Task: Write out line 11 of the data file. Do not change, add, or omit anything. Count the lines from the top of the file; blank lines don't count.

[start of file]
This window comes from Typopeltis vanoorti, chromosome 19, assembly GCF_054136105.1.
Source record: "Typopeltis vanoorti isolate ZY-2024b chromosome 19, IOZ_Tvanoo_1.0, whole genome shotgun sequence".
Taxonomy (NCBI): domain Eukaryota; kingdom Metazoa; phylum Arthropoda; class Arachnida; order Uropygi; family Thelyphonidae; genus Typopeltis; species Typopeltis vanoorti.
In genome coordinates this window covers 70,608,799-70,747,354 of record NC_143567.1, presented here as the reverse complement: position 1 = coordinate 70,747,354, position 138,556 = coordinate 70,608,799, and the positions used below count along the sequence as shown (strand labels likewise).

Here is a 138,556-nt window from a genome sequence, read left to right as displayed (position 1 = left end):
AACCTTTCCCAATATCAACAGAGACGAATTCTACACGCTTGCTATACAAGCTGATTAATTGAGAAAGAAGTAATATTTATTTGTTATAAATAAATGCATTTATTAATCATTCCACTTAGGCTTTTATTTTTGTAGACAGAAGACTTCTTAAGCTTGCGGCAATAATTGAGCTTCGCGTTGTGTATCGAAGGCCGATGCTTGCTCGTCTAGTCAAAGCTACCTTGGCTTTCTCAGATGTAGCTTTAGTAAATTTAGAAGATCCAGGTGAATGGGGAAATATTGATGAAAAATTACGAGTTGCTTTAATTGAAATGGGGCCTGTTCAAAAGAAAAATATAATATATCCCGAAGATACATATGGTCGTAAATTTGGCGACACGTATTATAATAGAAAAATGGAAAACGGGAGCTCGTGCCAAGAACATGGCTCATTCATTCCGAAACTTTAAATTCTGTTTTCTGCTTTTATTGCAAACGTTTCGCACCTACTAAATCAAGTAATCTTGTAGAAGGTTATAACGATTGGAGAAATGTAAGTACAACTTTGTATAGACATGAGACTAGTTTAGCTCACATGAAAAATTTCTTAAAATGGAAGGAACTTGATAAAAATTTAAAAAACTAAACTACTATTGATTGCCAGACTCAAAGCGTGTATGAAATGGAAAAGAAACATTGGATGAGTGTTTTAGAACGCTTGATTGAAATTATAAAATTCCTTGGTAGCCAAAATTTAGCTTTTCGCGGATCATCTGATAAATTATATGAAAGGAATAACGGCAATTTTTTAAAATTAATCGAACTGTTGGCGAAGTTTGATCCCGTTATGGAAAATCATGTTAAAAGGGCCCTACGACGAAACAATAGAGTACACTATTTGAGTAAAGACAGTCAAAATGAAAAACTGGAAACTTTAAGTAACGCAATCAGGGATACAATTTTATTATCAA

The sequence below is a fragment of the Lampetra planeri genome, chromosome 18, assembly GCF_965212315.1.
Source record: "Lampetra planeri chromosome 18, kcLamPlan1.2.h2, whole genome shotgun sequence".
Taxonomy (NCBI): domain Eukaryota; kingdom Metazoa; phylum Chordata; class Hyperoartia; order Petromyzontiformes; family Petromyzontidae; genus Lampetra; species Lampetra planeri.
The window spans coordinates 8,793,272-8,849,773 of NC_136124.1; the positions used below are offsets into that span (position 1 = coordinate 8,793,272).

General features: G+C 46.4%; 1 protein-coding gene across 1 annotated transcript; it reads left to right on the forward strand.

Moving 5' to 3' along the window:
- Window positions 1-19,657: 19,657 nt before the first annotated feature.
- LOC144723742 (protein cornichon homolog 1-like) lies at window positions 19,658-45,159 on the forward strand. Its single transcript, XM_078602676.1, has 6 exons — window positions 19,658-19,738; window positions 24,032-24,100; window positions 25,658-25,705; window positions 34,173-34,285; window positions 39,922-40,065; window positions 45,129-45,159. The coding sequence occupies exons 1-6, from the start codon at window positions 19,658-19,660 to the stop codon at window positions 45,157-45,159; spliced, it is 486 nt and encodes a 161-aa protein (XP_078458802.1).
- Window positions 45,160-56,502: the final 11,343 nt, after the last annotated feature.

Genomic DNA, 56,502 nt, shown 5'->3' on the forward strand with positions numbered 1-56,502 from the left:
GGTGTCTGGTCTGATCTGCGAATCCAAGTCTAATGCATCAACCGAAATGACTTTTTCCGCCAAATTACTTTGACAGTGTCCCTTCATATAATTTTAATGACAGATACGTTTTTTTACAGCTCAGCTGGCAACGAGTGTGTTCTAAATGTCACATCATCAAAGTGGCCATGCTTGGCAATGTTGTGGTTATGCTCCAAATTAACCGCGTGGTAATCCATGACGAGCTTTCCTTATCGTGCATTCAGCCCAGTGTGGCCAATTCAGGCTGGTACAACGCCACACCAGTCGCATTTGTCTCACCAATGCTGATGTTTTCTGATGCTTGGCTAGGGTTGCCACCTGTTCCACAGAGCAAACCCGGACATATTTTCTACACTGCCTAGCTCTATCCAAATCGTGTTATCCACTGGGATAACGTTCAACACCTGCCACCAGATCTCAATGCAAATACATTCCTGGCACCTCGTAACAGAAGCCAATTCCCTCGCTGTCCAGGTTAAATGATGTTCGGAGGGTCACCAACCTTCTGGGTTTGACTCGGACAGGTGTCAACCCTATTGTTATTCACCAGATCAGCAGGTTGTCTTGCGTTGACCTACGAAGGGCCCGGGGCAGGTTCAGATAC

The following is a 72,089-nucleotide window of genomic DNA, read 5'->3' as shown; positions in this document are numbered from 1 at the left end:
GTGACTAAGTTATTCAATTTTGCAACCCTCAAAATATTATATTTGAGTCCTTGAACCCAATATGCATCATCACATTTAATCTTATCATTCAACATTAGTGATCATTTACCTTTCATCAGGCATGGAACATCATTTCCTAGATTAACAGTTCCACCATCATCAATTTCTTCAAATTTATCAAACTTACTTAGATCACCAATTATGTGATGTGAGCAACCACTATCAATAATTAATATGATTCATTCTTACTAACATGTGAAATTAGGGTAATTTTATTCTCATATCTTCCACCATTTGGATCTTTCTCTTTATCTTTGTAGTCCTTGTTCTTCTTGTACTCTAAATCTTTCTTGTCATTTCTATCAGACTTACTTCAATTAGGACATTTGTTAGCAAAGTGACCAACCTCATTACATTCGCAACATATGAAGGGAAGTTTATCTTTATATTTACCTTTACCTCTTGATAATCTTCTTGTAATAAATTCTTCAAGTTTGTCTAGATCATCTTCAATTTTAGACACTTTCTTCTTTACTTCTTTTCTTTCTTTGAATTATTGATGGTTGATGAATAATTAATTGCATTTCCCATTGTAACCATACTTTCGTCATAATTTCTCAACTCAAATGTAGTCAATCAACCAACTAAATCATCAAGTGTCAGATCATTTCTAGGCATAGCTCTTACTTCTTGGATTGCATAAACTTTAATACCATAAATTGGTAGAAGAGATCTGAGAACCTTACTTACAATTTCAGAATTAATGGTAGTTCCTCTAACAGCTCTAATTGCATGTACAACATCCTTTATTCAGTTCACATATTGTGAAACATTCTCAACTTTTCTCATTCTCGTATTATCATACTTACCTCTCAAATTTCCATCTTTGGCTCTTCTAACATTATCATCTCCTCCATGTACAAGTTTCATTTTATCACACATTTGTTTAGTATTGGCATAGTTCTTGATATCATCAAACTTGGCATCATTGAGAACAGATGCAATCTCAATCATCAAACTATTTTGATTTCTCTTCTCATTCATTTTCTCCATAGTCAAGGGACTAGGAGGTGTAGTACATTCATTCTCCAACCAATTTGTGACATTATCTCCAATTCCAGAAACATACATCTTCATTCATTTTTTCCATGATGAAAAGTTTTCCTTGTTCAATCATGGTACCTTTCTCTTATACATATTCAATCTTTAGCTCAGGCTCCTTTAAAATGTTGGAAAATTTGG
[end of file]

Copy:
General features: G+C 46.4%; 1 protein-coding gene across 1 annotated transcript; it reads left to right on the forward strand.